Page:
Fly-Fishing: The Stop

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By Louis Cahill

There is nothing more important about a fly cast than how it ends.

There are a lot of moving parts in a fly cast. Plenty of things have to be done right for everything to go perfectly. That being said, you can get away with a lot if you have a good stop.

If your cast feels anemic, your leader doesn’t turn over fully, your loops are big and sloppy, your line lands on the water before our fly, or you’re not getting the distance you want, I’ll bet you five dollars to a doughnut the problem is with your stop. You’re likely doing one, or all, of three things wrong. Use the following as a checklist to see if your stop is all it should be.

Three rules for a good stop.

The stop must be positive.

This is often called a hard stop and I like that term because it captures the feel of a good stop. The casting stroke should accelerate from a soft start to a hard stop at its fastest point. It should not slow to a stop and once it stops it should not falter. It should feel as if your hand

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Fishing In A Crowd Of Your Choosing

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By David Grossman

Solitude is one of those ideals we all tout when asked the question, why we fish. I plan, barter, and beg sometimes for weeks just to realize a few hours of it. But when it comes to being a better fisherman, solitude might not be all it’s cracked up to be. I have never fished better than when I had a regular group of people to push me to up my game from where I started the day. Plus, it’s nice to split the driving, food, booze, and shuttle fees (just sayin’).

I still like fishing by myself these days, and go out of my way to do it every once in awhile when I really need to clear my head. But the older I get, sharing the experience with like-minded friends seems better. Fish selfies suck. I have never seen a good one…never. Screaming for joy with no one around winds up seeming creepy most of the time as well. Having a partner in crime also saves you the embarrassment of crawling back to your truck gravely injured when you have fallen and can’t get up.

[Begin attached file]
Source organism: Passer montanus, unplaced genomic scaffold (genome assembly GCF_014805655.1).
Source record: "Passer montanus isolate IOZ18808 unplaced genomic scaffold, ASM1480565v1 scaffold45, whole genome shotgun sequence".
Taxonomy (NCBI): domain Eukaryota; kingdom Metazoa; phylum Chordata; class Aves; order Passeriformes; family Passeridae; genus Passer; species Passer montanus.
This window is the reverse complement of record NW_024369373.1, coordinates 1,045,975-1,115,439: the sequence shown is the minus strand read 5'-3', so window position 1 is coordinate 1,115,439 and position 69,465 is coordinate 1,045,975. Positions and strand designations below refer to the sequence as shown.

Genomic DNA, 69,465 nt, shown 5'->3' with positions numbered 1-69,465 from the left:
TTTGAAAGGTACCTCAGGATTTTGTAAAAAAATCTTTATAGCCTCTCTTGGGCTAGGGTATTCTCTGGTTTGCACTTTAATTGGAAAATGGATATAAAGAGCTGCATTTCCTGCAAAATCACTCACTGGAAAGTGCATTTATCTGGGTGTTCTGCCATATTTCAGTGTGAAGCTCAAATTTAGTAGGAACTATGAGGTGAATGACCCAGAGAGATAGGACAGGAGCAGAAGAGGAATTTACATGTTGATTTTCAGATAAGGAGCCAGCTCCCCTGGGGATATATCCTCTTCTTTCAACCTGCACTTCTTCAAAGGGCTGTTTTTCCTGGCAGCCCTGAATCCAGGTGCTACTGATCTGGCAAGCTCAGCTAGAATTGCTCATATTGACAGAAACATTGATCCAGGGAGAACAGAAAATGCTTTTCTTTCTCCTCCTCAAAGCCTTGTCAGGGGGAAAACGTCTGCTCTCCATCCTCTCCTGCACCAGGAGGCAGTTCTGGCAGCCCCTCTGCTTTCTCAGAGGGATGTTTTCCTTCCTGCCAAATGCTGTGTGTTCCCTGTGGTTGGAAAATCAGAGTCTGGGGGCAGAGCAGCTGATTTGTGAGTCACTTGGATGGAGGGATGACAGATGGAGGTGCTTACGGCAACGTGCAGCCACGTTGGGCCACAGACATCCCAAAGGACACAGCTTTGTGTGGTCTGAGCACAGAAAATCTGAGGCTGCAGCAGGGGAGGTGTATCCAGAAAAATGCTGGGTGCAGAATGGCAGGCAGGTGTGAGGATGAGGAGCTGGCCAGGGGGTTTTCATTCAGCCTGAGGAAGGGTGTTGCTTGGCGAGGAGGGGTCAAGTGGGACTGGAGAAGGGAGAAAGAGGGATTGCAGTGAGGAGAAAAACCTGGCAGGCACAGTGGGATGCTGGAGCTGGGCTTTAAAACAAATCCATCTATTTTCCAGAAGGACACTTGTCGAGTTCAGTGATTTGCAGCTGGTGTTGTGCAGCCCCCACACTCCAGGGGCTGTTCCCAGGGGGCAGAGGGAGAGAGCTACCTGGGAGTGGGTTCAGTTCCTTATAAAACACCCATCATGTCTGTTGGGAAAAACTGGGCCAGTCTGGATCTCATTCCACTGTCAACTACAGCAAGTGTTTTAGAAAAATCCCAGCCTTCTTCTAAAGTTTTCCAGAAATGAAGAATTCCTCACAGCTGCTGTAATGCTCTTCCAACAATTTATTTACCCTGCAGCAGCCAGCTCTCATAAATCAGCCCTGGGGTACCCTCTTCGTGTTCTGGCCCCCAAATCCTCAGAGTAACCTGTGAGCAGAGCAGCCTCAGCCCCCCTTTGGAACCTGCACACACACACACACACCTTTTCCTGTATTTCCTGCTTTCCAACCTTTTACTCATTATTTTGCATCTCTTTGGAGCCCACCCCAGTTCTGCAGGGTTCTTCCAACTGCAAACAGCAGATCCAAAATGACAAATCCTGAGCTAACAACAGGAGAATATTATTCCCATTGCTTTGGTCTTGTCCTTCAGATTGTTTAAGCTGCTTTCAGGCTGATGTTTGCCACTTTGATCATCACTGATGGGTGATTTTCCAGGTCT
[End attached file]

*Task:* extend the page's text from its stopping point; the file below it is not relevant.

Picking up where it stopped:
Everyone fishes different rigs, patterns, retrieves, and water types. I have never met anyone that is proficient in everything all the time. There is no better motivation to learn something new than when your buddy is giving you the piscatorial red bottom fishing the slow water with a dry dropper while you have your head buried in the riffles fishing heavy nymphs. I have learned new spots on old rivers just by sitting in the front of the boat while someone else rows and uses their experiences to pick the anchor spots. If you don’t believe my metaphysical arguments, look at it from a straight logistical perspective: You are a better fisherman when you aren’t rowing or poling. It’s simple physics…trust me.

A good crew will make you a better fisherman, but the flip side of that coin also holds true. A bad crew will absolutely make you worse for wear by the end. Here are a few things to consider when putting together a posse.

There should always be one member of your group that is at least as good a fisherman as you are. If they’re better, then you won the fly fishing lottery.

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Sunday Classic / Emergency Line Splicing

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The other day I was out fishing with my buddy Rob Parkins when things took a sudden turn for the worse.
I was making a cast and the line at my feet caught on something sharp. I shot the line with so much power that my eight weight line was cut in two. We were a long way from the car and a spare setup. It looked like my fishing was going to be cut short.

I got the head back. About sixty or seventy feet had been cut off. It was enough line that I could make a short shot but shots were scarce that day and I hated the idea of being limited. I tried tying the line with a blood knot but it was impossible to get through the guides. Rob came up with a brilliant solution.

He suggested

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Saturday Shoutout / WTF Now? Bahamas Edition

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If you are like me you are emotionally fatigued over the rollercoaster that is recent Bahamian fishing regulation.

As of January 9th, new double secret Bahamian flats fishing regulations are in effect. They are confusing, vague, completely unimplemented and, for many, disheartening. Are they the end of flats fishing in the Bahamas? Certainly not. Are they what many of us would like? Absolutely not. Do we understand what effect they will have on anglers, guides and the Bahamian people? Not even close.